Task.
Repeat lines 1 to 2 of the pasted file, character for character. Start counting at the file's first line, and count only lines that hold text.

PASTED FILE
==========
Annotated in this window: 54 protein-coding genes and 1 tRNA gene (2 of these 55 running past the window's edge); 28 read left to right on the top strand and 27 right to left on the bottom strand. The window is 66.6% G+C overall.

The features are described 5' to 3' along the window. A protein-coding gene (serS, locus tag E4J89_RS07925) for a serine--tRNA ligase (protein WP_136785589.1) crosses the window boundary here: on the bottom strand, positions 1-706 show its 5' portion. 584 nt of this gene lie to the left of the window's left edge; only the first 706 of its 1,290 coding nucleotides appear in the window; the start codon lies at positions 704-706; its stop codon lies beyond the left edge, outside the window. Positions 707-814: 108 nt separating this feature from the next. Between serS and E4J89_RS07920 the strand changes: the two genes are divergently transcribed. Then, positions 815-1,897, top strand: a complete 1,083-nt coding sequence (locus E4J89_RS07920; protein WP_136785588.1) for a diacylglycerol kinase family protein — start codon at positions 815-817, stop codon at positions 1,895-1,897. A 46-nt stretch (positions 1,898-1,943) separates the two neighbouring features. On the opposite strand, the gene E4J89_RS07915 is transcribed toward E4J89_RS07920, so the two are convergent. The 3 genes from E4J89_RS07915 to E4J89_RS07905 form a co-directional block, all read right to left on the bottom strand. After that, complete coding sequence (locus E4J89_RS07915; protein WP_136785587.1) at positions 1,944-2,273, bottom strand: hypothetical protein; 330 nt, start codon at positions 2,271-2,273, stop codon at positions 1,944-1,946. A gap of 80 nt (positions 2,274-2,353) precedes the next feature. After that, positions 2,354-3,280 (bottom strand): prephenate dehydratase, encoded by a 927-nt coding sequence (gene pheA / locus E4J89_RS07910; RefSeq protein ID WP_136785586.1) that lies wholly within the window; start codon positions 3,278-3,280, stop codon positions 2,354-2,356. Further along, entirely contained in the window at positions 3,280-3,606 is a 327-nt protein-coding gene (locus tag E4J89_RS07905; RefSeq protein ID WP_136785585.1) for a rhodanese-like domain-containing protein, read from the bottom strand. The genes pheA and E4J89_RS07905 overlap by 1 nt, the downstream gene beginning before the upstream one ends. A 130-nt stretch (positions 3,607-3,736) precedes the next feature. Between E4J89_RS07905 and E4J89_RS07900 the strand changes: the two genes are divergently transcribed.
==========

Annotated in this window: 54 protein-coding genes and 1 tRNA gene (2 of these 55 running past the window's edge); 28 read left to right on the top strand and 27 right to left on the bottom strand. The window is 66.6% G+C overall.

The features are described 5' to 3' along the window. A protein-coding gene (serS, locus tag E4J89_RS07925) for a serine--tRNA ligase (protein WP_136785589.1) crosses the window boundary here: on the bottom strand, positions 1-706 show its 5' portion. 584 nt of this gene lie to the left of the window's left edge; only the first 706 of its 1,290 coding nucleotides appear in the window; the start codon lies at positions 704-706; its stop codon lies beyond the left edge, outside the window. Positions 707-814: 108 nt separating this feature from the next. Between serS and E4J89_RS07920 the strand changes: the two genes are divergently transcribed. Then, positions 815-1,897, top strand: a complete 1,083-nt coding sequence (locus E4J89_RS07920; protein WP_136785588.1) for a diacylglycerol kinase family protein — start codon at positions 815-817, stop codon at positions 1,895-1,897. A 46-nt stretch (positions 1,898-1,943) separates the two neighbouring features. On the opposite strand, the gene E4J89_RS07915 is transcribed toward E4J89_RS07920, so the two are convergent. The 3 genes from E4J89_RS07915 to E4J89_RS07905 form a co-directional block, all read right to left on the bottom strand. After that, complete coding sequence (locus E4J89_RS07915; protein WP_136785587.1) at positions 1,944-2,273, bottom strand: hypothetical protein; 330 nt, start codon at positions 2,271-2,273, stop codon at positions 1,944-1,946. A gap of 80 nt (positions 2,274-2,353) precedes the next feature. After that, positions 2,354-3,280 (bottom strand): prephenate dehydratase, encoded by a 927-nt coding sequence (gene pheA / locus E4J89_RS07910; RefSeq protein ID WP_136785586.1) that lies wholly within the window; start codon positions 3,278-3,280, stop codon positions 2,354-2,356. Further along, entirely contained in the window at positions 3,280-3,606 is a 327-nt protein-coding gene (locus tag E4J89_RS07905; RefSeq protein ID WP_136785585.1) for a rhodanese-like domain-containing protein, read from the bottom strand. The genes pheA and E4J89_RS07905 overlap by 1 nt, the downstream gene beginning before the upstream one ends. A 130-nt stretch (positions 3,607-3,736) precedes the next feature. Between E4J89_RS07905 and E4J89_RS07900 the strand changes: the two genes are divergently transcribed.